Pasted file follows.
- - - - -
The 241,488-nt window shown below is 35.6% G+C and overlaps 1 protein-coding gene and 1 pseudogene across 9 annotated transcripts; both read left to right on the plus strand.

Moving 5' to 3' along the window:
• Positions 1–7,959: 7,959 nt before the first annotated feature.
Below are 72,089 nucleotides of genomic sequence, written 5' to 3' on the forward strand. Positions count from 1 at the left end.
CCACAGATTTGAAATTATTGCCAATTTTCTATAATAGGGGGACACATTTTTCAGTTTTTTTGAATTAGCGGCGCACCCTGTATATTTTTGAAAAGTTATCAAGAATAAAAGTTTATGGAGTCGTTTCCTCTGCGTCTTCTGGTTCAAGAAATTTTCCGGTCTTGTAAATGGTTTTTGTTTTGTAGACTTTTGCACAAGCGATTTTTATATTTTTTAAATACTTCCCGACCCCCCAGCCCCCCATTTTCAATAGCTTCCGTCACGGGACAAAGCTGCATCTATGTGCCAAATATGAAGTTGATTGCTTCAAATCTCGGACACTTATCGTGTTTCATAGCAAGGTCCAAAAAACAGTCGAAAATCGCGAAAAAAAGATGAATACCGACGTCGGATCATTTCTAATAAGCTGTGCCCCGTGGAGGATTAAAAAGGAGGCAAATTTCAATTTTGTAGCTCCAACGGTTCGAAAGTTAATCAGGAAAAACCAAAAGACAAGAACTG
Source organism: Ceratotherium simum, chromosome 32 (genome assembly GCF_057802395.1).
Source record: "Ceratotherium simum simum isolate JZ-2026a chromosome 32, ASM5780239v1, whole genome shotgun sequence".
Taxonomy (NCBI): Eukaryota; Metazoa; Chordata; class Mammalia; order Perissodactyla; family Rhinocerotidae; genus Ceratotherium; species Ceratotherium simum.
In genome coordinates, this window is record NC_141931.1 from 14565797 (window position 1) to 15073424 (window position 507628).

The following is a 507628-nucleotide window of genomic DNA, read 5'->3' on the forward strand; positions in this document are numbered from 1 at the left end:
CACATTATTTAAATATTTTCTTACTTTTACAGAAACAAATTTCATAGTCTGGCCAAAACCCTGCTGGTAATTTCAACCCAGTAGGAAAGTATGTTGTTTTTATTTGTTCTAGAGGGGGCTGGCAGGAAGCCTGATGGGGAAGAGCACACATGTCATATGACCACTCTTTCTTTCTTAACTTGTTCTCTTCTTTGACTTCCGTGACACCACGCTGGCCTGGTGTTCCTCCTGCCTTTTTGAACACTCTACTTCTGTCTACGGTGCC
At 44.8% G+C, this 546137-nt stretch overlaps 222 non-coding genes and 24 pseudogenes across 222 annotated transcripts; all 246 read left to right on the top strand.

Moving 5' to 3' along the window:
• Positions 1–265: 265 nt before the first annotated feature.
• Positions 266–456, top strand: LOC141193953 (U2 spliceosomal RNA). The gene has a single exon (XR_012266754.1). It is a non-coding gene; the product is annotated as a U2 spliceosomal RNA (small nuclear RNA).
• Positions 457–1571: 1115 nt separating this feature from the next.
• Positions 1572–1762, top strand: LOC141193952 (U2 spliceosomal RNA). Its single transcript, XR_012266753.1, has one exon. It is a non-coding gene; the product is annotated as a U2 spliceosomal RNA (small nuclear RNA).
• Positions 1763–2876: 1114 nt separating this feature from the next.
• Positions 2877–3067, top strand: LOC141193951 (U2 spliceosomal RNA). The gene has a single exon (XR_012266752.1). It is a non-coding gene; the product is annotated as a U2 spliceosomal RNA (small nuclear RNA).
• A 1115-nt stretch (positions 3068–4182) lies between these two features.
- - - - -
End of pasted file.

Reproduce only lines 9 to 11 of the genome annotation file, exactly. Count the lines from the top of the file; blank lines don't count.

In genome coordinates, this window is record NC_141931.1 from 14565797 (window position 1) to 15073424 (window position 507628).

The following is a 507628-nucleotide window of genomic DNA, read 5'->3' on the forward strand; positions in this document are numbered from 1 at the left end:
CACATTATTTAAATATTTTCTTACTTTTACAGAAACAAATTTCATAGTCTGGCCAAAACCCTGCTGGTAATTTCAACCCAGTAGGAAAGTATGTTGTTTTTATTTGTTCTAGAGGGGGCTGGCAGGAAGCCTGATGGGGAAGAGCACACATGTCATATGACCACTCTTTCTTTCTTAACTTGTTCTCTTCTTTGACTTCCGTGACACCACGCTGGCCTGGTGTTCCTCCTGCCTTTTTGAACACTCTACTTCTGTCTACGGTGCC